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Finding speed using conservation of mechanical energy

  1. Jul 28, 2005 #1
    In preparation for shooting a ball in a pinball machine, a spring (k = 675 N/m) is compressed by 0.0650 m relative to its unstrained length. The ball (m = 0.0585 kg) is at rest against the spring at point A. When the spring is released, the ball slides (without rolling) to point B, which is 0.300 m higher than point A. How fast is the ball moving at B?

    I drew three springs vertically each having a ball on the top. The first spring on my left, is unstrained. The second spring is compressed by 0.065 m. The third spring is the tallest, it is .3 m above the second spring. The second spring having a ball at the top is called point A. The third spring having the ball at the top is called point B. I made my h=0 at point B.
    From the way I understand the problem, speed at A is zero and mgh at B is also zero. This leads me to the following equation:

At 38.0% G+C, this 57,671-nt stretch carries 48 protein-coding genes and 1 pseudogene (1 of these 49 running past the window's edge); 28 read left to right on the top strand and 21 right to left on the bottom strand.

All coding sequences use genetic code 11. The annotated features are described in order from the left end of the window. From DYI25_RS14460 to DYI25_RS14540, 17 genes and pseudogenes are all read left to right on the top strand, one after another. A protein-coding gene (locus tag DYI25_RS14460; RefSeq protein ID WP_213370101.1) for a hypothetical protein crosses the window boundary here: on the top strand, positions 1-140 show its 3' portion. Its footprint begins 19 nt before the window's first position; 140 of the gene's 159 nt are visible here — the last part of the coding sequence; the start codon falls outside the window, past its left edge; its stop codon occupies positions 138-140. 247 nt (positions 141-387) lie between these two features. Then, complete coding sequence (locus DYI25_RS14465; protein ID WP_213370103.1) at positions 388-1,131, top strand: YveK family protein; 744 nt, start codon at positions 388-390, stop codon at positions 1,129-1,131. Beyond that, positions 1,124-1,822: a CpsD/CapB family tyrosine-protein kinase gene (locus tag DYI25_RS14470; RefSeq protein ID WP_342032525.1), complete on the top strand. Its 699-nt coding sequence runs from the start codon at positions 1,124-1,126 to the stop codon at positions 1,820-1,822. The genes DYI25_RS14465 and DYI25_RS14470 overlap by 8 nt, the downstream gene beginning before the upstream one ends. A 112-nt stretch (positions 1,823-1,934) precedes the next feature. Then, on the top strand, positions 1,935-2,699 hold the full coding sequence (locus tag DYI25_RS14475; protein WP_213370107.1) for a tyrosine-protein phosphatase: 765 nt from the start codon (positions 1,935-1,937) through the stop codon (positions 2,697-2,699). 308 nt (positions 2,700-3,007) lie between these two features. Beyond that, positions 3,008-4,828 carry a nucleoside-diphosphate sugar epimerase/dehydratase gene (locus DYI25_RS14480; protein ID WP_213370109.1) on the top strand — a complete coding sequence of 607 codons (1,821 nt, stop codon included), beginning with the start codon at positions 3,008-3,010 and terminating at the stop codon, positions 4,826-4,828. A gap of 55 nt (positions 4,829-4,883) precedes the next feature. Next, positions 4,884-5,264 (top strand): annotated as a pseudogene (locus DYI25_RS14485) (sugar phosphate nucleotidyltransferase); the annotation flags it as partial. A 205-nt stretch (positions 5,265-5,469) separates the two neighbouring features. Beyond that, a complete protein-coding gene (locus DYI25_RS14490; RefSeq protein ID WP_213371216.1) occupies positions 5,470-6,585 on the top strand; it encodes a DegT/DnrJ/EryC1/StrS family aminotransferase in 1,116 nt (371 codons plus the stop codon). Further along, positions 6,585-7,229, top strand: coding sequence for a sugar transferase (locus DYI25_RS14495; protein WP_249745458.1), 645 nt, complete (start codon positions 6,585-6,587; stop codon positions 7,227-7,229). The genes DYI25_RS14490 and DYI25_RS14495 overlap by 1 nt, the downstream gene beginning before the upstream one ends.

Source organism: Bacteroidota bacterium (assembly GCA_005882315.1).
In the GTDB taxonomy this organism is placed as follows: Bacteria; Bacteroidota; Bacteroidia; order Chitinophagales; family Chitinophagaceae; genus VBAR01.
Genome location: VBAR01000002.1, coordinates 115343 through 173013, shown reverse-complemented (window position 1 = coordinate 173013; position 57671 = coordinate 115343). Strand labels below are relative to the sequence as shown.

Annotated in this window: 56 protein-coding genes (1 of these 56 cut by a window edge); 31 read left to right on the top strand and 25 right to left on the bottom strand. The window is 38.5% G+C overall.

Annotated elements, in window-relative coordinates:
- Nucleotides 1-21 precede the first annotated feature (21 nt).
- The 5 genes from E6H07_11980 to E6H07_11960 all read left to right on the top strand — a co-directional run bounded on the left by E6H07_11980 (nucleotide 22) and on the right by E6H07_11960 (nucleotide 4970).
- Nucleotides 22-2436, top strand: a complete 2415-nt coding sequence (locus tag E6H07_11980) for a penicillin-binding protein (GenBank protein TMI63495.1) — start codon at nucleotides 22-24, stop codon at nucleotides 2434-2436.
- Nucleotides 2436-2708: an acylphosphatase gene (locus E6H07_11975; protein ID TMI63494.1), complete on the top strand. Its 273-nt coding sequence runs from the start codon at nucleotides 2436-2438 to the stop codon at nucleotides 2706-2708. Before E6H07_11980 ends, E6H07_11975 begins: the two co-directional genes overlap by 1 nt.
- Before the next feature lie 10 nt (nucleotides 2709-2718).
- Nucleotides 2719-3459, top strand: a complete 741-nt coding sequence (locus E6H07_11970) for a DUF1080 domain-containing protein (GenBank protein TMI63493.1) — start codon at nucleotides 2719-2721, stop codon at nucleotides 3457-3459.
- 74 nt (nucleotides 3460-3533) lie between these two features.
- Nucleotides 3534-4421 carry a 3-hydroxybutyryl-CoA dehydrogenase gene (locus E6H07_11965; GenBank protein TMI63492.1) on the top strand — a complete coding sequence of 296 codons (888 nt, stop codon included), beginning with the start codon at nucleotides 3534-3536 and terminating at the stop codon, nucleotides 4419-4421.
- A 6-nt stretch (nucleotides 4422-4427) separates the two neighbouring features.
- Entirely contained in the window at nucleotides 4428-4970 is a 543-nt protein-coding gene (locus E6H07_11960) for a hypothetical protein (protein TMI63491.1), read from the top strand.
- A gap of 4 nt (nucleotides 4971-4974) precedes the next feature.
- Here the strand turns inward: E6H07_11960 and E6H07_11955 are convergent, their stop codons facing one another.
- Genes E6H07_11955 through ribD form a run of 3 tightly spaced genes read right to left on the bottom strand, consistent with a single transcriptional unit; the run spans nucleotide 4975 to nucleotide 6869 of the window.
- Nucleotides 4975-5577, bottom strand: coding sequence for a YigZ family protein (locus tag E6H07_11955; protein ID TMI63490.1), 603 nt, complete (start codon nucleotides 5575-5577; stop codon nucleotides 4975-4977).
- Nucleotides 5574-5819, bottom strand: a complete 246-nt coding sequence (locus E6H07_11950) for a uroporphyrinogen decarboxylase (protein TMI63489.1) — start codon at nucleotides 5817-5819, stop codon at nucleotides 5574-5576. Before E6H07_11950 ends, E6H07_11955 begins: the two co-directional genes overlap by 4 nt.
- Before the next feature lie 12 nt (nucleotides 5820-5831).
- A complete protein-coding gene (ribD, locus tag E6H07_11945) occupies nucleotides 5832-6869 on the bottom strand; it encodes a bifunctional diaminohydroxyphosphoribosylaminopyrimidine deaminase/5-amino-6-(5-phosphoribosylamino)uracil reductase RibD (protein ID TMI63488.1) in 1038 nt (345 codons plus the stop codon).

(mgh at A) + (1/2)(k)(x^2 at A) = (1/2)(m)(V^2 at B) + (1/2)(k)(x^2 at B)

    I don't know if this is right, but I think that h at A is -0.3. Also, x^2 at A is 0^2 - (0.065^2). My x^2 at B is (-(.065^2)) - (.235^2). Plugging everything in, I get my speed at B to be 23.105 m/s. Is this right? Am I using the right approach. Are my values right? Unfortunately, this question is an even question from my textbook, so I do not have an answer for it. If someone is certain, please help me.
    Last edited: Jul 28, 2005
  2. jcsd
  3. Jul 28, 2005 #2


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    I don't think the spring expands all .3 meters with the ball. I think the ball leaves the spring when it expands. I think you can neglect the potential energy of the spring after it has expanded.
  4. Jul 30, 2005 #3
    thanks, your right, the answer works that way
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